Frequently Asked Questions
What are Sino Americans?
The term "Sino American" refers to American citizens of Chinese descent. It is equivalent to the term "Chinese-American" and we have no objection to the usage of the latter. However, we believe that such terms as "ABC" or "American Chinese" or "Westernized Chinese" are discourteous, as they carry Perpetual Foreigner connotations. We use the phrase "first generation" to refer to Sino Americans who were born and raised in a foreign country and who subsequently immigrated to the United States. We use the term "second generation" to mean the children of the "first generation," and so forth.
What culture do Sino Americans follow?
Sino Americans of the second generation and later are, almost without exception, American in terms of culture. This is to be expected, as a person's culture is mainly determined by his (or her) education. However, what many people fail to understand is that even first-generation Sino Americans are deeply molded by American culture, and retain little connection to their ethnic homeland. In particular, many behaviors commonly associated with the first generation, such as their strict disciplining of children, are in reality derived not from China, but from the Evangelical churches.
What are some of the issues faced by Sino Americans?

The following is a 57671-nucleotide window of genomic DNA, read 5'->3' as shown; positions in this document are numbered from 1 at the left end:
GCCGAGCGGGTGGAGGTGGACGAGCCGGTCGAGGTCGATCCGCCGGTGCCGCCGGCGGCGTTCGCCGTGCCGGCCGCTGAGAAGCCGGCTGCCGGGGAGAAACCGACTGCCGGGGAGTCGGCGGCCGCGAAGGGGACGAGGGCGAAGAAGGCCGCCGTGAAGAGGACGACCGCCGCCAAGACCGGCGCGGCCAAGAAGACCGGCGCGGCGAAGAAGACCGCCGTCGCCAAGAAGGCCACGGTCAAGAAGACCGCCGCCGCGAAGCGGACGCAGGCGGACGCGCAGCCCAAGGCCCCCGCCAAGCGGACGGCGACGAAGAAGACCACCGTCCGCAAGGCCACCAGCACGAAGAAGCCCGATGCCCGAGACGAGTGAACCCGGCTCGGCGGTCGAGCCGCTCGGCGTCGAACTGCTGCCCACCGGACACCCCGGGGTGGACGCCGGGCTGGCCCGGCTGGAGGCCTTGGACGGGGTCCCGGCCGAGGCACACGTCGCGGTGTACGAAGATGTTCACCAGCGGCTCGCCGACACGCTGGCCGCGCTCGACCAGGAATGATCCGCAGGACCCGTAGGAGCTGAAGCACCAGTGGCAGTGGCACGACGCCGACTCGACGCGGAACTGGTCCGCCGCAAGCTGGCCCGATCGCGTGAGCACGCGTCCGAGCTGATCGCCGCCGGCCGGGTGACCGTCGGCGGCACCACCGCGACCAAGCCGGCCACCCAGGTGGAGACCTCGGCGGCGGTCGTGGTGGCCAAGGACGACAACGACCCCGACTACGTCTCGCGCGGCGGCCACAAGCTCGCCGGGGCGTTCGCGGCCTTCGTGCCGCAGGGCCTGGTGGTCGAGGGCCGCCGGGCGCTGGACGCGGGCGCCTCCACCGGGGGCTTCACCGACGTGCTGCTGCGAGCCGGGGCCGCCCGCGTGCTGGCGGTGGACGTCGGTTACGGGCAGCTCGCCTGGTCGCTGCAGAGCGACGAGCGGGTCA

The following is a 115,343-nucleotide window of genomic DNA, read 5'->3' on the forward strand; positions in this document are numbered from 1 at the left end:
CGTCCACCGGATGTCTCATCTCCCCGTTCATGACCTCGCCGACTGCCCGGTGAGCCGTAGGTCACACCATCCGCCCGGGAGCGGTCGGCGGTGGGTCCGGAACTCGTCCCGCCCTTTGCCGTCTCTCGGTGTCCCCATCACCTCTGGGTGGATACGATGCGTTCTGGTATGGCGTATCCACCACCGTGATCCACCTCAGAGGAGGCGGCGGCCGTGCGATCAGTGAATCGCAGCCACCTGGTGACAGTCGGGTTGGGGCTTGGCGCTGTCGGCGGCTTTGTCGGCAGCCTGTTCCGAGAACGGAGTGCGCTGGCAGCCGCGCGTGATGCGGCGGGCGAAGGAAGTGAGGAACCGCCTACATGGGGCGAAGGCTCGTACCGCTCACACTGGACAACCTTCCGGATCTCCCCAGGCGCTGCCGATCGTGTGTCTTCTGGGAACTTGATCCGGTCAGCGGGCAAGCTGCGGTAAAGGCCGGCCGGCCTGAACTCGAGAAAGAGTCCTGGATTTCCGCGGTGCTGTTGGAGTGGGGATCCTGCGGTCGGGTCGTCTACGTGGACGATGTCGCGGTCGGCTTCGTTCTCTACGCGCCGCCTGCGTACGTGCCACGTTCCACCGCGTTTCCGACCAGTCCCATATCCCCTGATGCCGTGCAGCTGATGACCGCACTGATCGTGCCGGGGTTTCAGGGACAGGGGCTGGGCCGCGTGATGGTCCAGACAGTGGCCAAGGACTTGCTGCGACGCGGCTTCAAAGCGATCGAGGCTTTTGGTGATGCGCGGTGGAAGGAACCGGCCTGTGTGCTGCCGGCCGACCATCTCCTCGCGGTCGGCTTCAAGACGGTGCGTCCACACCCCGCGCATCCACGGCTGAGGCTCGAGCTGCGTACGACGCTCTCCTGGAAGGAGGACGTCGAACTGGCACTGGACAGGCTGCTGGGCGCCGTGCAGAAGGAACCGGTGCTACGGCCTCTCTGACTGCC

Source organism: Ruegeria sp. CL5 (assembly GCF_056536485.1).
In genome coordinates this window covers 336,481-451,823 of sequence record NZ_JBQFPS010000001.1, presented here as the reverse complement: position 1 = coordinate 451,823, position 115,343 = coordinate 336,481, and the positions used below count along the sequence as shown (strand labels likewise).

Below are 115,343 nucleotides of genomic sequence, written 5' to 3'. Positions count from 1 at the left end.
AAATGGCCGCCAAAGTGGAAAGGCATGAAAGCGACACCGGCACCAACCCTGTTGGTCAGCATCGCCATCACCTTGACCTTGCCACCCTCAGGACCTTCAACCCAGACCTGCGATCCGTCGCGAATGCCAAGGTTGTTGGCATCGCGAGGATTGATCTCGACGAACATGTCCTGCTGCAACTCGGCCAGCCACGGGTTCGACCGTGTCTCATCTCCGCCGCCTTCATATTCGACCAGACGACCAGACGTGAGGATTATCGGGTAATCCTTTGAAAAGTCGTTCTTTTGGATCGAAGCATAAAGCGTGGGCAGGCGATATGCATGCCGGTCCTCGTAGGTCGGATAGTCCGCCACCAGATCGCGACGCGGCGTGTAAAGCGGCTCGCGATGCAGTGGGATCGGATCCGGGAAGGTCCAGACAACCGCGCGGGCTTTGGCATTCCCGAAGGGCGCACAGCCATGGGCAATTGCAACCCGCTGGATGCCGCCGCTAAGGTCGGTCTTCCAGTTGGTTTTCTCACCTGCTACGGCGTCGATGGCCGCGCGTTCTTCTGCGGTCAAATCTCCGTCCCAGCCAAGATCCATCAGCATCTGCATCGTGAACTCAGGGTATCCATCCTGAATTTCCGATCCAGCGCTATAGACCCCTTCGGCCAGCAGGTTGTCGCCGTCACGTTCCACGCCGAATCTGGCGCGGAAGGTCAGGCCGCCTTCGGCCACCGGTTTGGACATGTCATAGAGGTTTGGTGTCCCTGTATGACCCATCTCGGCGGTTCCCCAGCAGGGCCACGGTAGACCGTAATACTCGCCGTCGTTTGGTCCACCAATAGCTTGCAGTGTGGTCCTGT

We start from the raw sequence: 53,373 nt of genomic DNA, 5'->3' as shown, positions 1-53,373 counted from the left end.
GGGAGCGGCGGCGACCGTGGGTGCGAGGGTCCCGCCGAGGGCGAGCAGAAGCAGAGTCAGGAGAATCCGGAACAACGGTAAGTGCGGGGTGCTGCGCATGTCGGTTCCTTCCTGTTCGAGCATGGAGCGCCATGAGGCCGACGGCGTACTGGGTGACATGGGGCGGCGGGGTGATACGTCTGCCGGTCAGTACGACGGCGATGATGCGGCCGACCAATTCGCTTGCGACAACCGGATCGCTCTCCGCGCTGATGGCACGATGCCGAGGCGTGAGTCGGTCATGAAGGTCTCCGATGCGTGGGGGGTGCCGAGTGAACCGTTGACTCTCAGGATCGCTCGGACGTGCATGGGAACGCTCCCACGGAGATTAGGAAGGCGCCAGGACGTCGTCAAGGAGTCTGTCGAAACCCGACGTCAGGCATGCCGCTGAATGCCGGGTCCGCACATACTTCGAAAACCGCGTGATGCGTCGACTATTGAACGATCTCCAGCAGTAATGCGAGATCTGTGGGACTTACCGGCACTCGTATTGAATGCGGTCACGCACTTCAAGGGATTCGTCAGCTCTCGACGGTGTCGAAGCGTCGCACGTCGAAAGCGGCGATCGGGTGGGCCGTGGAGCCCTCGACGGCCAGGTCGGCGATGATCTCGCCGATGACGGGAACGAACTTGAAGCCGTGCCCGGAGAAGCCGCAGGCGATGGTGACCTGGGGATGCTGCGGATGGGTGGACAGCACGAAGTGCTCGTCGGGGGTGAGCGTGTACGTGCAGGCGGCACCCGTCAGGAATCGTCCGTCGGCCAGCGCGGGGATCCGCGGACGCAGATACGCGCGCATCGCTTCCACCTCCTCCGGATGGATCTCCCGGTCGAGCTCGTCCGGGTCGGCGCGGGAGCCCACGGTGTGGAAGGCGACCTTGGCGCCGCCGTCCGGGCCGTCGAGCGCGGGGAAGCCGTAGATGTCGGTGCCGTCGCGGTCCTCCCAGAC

There has been pervasive child-abuse within the Sino American community, especially between 1985 and 2010. As a result, extending to this day, there is a high percentage of broken families. There is widespread resentment and suspicion toward Sino American males by their female counterparts. Lastly, there are also some evident limitations upon the life of Sino Americans resulting from Racism. We do not pretend that Sino Americans are the only oppressed group. American society has oppressed every group at some point, including German descendants (during the World Wars), Catholics (before the 1970s), and male, non-gay WASPs (in the last decade or two). However, there is a strong case to be made that males of East Asian descent are currently facing the severest persecution. It might also be added that, in the author's opinion, growing up under American culture is somewhat of a disprivilege to begin with. American culture isn't healthy for children, and those who are allowed to grow up in another country before coming to America to further their careers generally out-perform born-and-bred Americans.
Does Racism really exist in America?
American society has taken great strides since the 1960s toward the reduction of racial prejudice and racial discrimination, resulting in, among other things, the near-complete abolition of Racism of the institutional variety, and this is something which we ought to regard with respect. It is important to note that, prior to these legal and cultural reforms, the victims of Racism were not restricted to non-European descendants. Certain groups of European origin, such as Irish Americans and Italian Americans, were also persecuted. In the modern day, we find that a significant amount of prejudice continues to exist against certain groups in the form of highly unflattering stereotypes and elevated suspicions. Moreover, Americans of East Asian descent have had difficulty shedding their reputation as Perpetual Foreigners (except possibly in the State of Hawaii).
What is Race Realism?
This website uses the term "Race Realism" to mean "the belief that race determines both physical and mental traits." The opposite term would be "Race Irrealism," referring to the belief that race only determines physical traits, not mental.